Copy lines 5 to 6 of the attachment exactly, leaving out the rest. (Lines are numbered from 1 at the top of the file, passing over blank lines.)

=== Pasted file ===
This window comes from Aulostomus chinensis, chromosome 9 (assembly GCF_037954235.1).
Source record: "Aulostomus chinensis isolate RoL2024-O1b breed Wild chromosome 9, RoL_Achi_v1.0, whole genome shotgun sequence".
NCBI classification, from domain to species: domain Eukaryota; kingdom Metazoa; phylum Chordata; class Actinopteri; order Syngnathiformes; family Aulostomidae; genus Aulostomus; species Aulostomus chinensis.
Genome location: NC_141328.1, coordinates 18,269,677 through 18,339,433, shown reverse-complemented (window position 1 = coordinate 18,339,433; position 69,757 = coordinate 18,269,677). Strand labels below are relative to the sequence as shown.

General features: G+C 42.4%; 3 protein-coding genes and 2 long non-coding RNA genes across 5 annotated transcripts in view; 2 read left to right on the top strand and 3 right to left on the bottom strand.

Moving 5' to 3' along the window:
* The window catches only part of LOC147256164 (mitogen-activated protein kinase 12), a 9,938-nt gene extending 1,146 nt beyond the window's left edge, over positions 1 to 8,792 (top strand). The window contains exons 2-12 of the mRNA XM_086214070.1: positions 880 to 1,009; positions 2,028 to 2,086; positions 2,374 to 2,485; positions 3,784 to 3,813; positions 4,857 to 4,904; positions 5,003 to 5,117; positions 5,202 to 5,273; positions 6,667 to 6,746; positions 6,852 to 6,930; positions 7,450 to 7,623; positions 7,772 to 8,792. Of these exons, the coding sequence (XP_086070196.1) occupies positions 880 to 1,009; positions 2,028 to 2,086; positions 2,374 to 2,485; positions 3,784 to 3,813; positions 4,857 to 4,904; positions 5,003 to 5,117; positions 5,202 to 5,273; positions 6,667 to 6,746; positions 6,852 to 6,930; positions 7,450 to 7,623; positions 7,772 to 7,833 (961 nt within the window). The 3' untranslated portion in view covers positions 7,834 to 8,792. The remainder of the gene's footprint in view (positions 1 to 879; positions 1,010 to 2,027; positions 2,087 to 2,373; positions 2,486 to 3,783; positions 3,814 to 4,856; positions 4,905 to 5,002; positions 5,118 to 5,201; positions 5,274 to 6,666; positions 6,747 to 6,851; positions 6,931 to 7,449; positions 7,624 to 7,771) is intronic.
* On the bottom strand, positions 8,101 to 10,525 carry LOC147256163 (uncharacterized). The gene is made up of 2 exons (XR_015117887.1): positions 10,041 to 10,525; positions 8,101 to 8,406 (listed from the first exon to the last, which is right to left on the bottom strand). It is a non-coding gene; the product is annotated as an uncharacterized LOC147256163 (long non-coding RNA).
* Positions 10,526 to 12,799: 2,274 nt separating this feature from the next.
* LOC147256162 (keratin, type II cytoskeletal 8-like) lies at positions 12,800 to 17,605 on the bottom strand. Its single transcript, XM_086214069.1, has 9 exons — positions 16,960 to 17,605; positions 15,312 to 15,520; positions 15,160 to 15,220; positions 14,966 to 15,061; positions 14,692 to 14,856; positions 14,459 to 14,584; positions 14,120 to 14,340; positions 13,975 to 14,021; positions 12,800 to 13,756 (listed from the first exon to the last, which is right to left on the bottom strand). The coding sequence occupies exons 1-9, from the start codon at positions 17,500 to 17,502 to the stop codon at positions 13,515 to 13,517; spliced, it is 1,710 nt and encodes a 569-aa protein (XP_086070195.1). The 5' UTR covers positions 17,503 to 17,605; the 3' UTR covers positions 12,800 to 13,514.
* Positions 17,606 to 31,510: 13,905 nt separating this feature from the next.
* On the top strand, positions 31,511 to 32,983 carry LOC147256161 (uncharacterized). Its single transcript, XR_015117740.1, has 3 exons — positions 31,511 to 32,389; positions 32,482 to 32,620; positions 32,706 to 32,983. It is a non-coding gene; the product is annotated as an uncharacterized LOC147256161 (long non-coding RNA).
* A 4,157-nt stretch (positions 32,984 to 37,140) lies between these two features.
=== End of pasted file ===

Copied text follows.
General features: G+C 42.4%; 3 protein-coding genes and 2 long non-coding RNA genes across 5 annotated transcripts in view; 2 read left to right on the top strand and 3 right to left on the bottom strand.

Moving 5' to 3' along the window: